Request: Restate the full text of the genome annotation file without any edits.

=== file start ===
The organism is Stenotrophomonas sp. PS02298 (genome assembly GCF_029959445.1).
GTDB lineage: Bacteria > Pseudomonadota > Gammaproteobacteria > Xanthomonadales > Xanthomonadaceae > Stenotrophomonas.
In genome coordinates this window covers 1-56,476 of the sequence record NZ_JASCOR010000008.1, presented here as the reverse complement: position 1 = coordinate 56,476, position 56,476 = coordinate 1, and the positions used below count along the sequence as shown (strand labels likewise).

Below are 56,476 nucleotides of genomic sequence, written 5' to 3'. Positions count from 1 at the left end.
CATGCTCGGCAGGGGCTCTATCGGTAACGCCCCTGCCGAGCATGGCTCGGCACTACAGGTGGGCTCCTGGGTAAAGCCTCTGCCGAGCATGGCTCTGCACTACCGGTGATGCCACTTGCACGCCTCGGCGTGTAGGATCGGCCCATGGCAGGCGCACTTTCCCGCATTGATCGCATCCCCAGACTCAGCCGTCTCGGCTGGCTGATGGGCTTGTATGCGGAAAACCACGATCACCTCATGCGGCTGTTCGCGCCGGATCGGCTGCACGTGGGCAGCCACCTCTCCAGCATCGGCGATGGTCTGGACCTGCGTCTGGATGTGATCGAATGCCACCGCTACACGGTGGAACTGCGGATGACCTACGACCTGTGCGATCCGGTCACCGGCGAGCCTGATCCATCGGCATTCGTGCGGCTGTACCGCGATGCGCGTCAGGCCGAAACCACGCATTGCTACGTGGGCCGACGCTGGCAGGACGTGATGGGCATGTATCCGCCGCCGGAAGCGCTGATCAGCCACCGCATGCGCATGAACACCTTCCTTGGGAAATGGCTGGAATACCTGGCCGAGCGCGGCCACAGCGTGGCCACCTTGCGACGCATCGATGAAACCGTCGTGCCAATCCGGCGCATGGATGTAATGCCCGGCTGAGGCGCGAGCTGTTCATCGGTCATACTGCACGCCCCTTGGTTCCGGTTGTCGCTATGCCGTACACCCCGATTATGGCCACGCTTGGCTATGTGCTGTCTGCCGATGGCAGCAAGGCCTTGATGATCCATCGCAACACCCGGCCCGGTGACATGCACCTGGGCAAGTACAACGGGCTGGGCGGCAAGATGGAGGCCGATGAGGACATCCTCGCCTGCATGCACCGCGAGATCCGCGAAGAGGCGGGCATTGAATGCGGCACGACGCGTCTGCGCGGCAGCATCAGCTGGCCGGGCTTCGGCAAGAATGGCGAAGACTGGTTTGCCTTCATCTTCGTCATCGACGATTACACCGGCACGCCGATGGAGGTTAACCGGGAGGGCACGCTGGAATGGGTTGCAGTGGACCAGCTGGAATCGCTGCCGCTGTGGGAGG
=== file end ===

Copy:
The organism is Stenotrophomonas sp. PS02298 (genome assembly GCF_029959445.1).
GTDB lineage: Bacteria > Pseudomonadota > Gammaproteobacteria > Xanthomonadales > Xanthomonadaceae > Stenotrophomonas.
In genome coordinates this window covers 1-56,476 of the sequence record NZ_JASCOR010000008.1, presented here as the reverse complement: position 1 = coordinate 56,476, position 56,476 = coordinate 1, and the positions used below count along the sequence as shown (strand labels likewise).

Below are 56,476 nucleotides of genomic sequence, written 5' to 3'. Positions count from 1 at the left end.
CATGCTCGGCAGGGGCTCTATCGGTAACGCCCCTGCCGAGCATGGCTCGGCACTACAGGTGGGCTCCTGGGTAAAGCCTCTGCCGAGCATGGCTCTGCACTACCGGTGATGCCACTTGCACGCCTCGGCGTGTAGGATCGGCCCATGGCAGGCGCACTTTCCCGCATTGATCGCATCCCCAGACTCAGCCGTCTCGGCTGGCTGATGGGCTTGTATGCGGAAAACCACGATCACCTCATGCGGCTGTTCGCGCCGGATCGGCTGCACGTGGGCAGCCACCTCTCCAGCATCGGCGATGGTCTGGACCTGCGTCTGGATGTGATCGAATGCCACCGCTACACGGTGGAACTGCGGATGACCTACGACCTGTGCGATCCGGTCACCGGCGAGCCTGATCCATCGGCATTCGTGCGGCTGTACCGCGATGCGCGTCAGGCCGAAACCACGCATTGCTACGTGGGCCGACGCTGGCAGGACGTGATGGGCATGTATCCGCCGCCGGAAGCGCTGATCAGCCACCGCATGCGCATGAACACCTTCCTTGGGAAATGGCTGGAATACCTGGCCGAGCGCGGCCACAGCGTGGCCACCTTGCGACGCATCGATGAAACCGTCGTGCCAATCCGGCGCATGGATGTAATGCCCGGCTGAGGCGCGAGCTGTTCATCGGTCATACTGCACGCCCCTTGGTTCCGGTTGTCGCTATGCCGTACACCCCGATTATGGCCACGCTTGGCTATGTGCTGTCTGCCGATGGCAGCAAGGCCTTGATGATCCATCGCAACACCCGGCCCGGTGACATGCACCTGGGCAAGTACAACGGGCTGGGCGGCAAGATGGAGGCCGATGAGGACATCCTCGCCTGCATGCACCGCGAGATCCGCGAAGAGGCGGGCATTGAATGCGGCACGACGCGTCTGCGCGGCAGCATCAGCTGGCCGGGCTTCGGCAAGAATGGCGAAGACTGGTTTGCCTTCATCTTCGTCATCGACGATTACACCGGCACGCCGATGGAGGTTAACCGGGAGGGCACGCTGGAATGGGTTGCAGTGGACCAGCTGGAATCGCTGCCGCTGTGGGAGG